Fremont Older
San Francisco Chronicle, San Francisco Call, San Francisco Bulletin

Fremont Older, a great San Francisco editor, was the most dynamic crusading newspaperman in the first half of the 20th century.

He was a “no holds barred” battler against graft and corruption, and a fighter for the rights of the people.

Born on a Wisconsin farm in 1856, he started work at 10 years of age. At 12, he had a year’s schooling. After many jobs, he became a printer’s devil.

Older came west at 17 and worked as a typesetter on the San Francisco Morning Call. Forty-five years later he took his last job as editor of The Call.

Ten years after traveling west, he became editor of the Redwood City Weekly Journal. He fought a corrupt local situation, but the political bosses bought the paper, and The Journal soon died.

The San Francisco Bulletin hired Older as a reporter, and in 1895 he became its managing editor. Fremont Older’s “fireworks” of screaming headlines and unbridled attacks on crime built the circulation from 9,000 to 20,000 in one year.

The Southern Pacific Railroad’s political octopus felt his shots. Mayor Eugene E. Schmitz and Abe Ruef, the political bosses, were blasted daily.

His editorial policy seemed to sell papers, but the public failed to respond to Older’s pleas. However, Ruef was later sentenced to prison for “boodling.”

Like his contemporaries, Older gave the people of San Francisco what did interest them rather than what should.

By 1905, The Bulletin was being acclaimed as the leading paper of the West. But there was a conscience behind the screaming headlines, a conscience that expressed itself in provocative questions about the running of the city.

Older showed his inconsistency later by attacking the state penal code and seeking Ruef’s parole, when he became convinced that not all the blame rested with Ruef, but also with society and the system.

Older later defended a radical union man named Mooney who was charged with the Preparedness Day Parade bombing of 1916.

Hiram Johnson attracted Older’s vigorous successful support in the 1916 gubernatorial election as did the measures providing for the initiative, referendum and recall to combat corporation influence in the Legislature and judiciary.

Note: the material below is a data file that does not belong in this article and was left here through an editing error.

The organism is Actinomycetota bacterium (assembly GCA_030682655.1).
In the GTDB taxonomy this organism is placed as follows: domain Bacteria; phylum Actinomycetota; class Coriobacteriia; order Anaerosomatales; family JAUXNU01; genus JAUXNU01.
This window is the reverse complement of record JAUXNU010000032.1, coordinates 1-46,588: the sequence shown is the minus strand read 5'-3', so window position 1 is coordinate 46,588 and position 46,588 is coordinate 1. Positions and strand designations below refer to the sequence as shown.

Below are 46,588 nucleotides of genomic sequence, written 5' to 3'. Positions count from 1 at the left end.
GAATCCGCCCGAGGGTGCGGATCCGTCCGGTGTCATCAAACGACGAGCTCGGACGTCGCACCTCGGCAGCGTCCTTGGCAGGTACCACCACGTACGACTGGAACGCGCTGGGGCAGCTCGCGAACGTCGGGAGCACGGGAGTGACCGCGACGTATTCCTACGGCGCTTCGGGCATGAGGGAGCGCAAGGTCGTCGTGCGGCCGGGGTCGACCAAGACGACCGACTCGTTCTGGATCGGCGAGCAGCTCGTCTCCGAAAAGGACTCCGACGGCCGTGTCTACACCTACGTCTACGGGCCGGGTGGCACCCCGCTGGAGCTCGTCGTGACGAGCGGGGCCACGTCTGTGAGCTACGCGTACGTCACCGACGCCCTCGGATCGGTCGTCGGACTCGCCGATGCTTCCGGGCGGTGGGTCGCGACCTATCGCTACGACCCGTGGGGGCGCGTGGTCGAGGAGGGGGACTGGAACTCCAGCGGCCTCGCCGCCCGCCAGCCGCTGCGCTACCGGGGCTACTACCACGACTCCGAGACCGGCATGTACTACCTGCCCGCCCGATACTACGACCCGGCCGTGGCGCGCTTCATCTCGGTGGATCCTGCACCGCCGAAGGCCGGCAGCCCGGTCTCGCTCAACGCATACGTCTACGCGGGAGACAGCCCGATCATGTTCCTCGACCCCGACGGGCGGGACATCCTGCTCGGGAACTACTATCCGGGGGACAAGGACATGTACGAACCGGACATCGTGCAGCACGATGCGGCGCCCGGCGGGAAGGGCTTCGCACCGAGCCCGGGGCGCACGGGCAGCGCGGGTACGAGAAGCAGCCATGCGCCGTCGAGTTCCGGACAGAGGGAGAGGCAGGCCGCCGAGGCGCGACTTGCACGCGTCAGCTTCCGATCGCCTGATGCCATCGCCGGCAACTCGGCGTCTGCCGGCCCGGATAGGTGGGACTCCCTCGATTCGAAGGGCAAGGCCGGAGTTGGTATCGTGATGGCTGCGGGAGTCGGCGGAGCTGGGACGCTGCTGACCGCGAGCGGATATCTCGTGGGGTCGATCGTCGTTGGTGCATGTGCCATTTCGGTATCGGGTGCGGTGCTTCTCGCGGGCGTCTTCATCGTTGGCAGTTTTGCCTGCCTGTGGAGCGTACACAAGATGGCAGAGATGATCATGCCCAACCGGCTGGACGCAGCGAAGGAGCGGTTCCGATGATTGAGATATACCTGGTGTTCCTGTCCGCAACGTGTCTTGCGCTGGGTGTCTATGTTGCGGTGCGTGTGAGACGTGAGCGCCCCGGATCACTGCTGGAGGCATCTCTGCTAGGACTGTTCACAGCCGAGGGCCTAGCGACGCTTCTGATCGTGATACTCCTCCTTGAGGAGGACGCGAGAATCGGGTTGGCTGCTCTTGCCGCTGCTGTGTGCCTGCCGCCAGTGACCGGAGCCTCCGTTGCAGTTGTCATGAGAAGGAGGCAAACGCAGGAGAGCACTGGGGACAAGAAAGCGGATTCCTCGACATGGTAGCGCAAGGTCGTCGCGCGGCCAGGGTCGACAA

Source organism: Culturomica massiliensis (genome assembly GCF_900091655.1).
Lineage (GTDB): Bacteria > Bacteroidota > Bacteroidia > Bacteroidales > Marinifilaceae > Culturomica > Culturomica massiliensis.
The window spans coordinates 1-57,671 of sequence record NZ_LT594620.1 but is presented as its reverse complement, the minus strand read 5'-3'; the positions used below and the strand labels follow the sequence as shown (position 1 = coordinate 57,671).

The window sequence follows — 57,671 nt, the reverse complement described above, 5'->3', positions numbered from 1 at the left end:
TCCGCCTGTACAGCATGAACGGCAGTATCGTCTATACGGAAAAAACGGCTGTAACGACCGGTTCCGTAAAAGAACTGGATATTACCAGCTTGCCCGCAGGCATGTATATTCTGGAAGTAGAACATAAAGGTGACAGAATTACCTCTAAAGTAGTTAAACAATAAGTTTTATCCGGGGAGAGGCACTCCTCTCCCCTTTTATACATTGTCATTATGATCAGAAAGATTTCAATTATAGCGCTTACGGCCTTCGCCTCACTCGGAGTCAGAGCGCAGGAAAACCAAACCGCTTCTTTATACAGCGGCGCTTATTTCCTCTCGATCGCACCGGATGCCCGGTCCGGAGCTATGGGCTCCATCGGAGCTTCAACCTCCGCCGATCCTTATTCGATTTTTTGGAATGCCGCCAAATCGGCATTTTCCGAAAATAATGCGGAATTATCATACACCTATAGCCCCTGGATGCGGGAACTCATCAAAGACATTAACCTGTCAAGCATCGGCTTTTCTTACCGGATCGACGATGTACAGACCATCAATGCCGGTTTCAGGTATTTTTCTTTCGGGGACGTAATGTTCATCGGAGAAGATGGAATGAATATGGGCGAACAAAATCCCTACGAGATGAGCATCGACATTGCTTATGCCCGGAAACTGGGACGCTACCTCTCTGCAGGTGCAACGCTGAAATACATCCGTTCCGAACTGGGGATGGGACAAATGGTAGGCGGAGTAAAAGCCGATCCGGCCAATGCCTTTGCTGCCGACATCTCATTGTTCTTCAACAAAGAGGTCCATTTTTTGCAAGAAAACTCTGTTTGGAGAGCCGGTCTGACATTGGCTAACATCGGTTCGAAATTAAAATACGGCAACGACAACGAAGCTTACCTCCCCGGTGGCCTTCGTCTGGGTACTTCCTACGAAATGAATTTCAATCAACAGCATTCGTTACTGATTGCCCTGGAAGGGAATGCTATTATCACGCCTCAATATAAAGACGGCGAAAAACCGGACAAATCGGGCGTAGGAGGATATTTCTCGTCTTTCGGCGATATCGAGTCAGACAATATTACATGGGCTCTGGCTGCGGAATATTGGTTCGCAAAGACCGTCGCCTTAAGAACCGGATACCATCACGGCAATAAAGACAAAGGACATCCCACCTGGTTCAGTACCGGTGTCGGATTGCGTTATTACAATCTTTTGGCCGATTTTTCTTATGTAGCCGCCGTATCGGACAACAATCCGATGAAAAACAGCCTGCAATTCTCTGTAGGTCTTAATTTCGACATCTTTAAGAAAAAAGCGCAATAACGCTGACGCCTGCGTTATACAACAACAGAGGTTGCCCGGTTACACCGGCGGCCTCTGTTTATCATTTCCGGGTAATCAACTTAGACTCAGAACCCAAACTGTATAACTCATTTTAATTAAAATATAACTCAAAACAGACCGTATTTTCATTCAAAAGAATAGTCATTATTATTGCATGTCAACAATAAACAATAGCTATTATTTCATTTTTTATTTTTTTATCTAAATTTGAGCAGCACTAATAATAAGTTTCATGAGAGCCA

The conscience of Fremont Older had asserted itself, initiating a new era, the age of crusade.

The Bulletin’s publisher was unwilling to support Older in the Mooney affair, so Older resigned and became editor of the San Francisco Call.

The Bulletin’s circulation dropped almost half within a year, and The Call’s almost doubled. In 1927, the Call bought The Bulletin, and at 73, Older became editor in chief of The Call-Bulletin.

Older was a brilliant fighting editor until his death, and he was a great credit to the constructive power of the press. He represented the best in San Francisco journalism at a time when the game knew no rules.

The state Legislature on March 5, 1935, adopted a memorial resolution and called him one of the most revered citizens of the state ... for almost half a century of good government and the cause of the underdog.

The life of Fremont Older is a story of personal journalism. He was a man of action and the papers he edited were dynamic. He stood steadfast for a cause, using his paper to convey his beliefs and to sway the world to share his views.

To him, the victory of his newspaper was as essential as eliminating graft.

It was a violent battle. There were threats on his life and a kidnapping that almost succeeded. But he never hesitated and was an unrelenting fighter for what he believed was right.

Hall of Fame inductees are selected annually by a committee appointed by the California Press Foundation. They recognize career achievements of weekly and daily publishers in California who were important and influential in their era, as judged by their peers in the association. The write-ups are a historical and journalistic snapshot in time and not official biographies.